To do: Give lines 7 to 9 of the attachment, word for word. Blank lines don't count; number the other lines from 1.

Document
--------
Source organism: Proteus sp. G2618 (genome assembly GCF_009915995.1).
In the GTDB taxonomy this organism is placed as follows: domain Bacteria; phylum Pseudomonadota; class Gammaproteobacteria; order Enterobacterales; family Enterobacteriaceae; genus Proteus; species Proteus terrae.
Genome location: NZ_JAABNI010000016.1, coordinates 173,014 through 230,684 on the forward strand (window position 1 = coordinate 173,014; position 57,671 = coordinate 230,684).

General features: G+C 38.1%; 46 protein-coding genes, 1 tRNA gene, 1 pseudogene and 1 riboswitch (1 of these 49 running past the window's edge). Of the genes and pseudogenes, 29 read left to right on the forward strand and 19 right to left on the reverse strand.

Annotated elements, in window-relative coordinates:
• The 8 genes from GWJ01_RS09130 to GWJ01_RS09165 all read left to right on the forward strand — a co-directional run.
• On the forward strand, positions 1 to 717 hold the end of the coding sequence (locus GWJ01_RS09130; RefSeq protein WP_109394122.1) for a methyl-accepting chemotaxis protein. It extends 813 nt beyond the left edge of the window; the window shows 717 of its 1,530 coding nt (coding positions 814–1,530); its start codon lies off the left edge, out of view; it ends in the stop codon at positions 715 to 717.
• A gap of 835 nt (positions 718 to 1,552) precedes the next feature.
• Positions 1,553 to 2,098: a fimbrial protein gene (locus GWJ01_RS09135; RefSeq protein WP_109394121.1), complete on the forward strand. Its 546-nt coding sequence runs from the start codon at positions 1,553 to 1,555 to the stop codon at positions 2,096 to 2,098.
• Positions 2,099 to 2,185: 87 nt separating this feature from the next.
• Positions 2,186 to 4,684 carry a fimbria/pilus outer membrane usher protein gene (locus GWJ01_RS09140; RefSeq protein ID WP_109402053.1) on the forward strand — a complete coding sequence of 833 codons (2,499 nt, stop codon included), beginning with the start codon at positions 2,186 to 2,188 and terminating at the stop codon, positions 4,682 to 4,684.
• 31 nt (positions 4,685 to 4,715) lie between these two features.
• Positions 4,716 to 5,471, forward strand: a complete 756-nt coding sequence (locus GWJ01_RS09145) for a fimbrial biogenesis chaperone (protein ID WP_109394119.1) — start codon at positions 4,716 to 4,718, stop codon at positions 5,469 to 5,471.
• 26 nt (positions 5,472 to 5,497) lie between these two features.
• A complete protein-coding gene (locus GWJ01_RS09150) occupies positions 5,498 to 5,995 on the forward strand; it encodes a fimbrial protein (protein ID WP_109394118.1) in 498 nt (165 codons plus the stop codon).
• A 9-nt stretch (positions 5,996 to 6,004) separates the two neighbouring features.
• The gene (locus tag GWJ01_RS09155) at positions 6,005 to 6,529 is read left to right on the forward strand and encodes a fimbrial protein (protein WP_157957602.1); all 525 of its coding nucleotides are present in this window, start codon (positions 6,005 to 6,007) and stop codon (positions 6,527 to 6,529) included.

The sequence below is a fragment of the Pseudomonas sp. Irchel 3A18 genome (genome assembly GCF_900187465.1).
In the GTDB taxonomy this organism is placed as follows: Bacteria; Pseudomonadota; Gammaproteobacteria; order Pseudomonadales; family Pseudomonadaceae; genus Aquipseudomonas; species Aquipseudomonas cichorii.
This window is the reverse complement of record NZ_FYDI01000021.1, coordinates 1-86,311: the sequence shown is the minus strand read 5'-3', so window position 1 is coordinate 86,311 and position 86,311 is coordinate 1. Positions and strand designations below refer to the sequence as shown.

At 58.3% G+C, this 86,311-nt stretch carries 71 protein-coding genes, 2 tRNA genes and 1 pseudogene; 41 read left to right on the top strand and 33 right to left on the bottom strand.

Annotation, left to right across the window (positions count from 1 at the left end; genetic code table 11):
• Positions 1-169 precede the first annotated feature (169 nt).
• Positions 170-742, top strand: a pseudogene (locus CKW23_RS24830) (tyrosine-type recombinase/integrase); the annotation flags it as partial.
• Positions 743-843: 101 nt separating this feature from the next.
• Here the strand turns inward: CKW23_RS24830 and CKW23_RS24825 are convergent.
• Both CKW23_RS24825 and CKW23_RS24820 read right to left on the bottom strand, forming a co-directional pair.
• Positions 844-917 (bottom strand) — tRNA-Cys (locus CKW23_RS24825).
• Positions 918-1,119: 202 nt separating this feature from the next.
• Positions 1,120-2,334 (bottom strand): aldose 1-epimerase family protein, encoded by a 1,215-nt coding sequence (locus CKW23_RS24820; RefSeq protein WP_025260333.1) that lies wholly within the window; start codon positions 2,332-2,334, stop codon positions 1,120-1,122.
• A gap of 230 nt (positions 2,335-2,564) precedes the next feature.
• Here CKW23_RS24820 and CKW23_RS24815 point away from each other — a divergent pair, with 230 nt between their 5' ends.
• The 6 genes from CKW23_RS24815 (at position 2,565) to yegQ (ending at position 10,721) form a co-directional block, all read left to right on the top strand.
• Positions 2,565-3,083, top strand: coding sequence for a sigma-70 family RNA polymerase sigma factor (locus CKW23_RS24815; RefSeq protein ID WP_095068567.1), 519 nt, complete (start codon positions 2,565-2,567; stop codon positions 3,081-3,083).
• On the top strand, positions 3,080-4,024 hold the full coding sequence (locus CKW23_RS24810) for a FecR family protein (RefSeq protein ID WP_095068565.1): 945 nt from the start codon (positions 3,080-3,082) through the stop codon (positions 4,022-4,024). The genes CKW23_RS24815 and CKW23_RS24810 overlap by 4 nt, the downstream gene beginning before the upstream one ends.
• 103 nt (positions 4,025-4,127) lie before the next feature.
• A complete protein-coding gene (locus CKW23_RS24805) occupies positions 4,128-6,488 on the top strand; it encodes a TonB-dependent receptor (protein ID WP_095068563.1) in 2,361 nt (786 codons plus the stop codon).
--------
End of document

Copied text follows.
• On the forward strand, positions 1 to 717 hold the end of the coding sequence (locus GWJ01_RS09130; RefSeq protein WP_109394122.1) for a methyl-accepting chemotaxis protein. It extends 813 nt beyond the left edge of the window; the window shows 717 of its 1,530 coding nt (coding positions 814–1,530); its start codon lies off the left edge, out of view; it ends in the stop codon at positions 715 to 717.
• A gap of 835 nt (positions 718 to 1,552) precedes the next feature.
• Positions 1,553 to 2,098: a fimbrial protein gene (locus GWJ01_RS09135; RefSeq protein WP_109394121.1), complete on the forward strand. Its 546-nt coding sequence runs from the start codon at positions 1,553 to 1,555 to the stop codon at positions 2,096 to 2,098.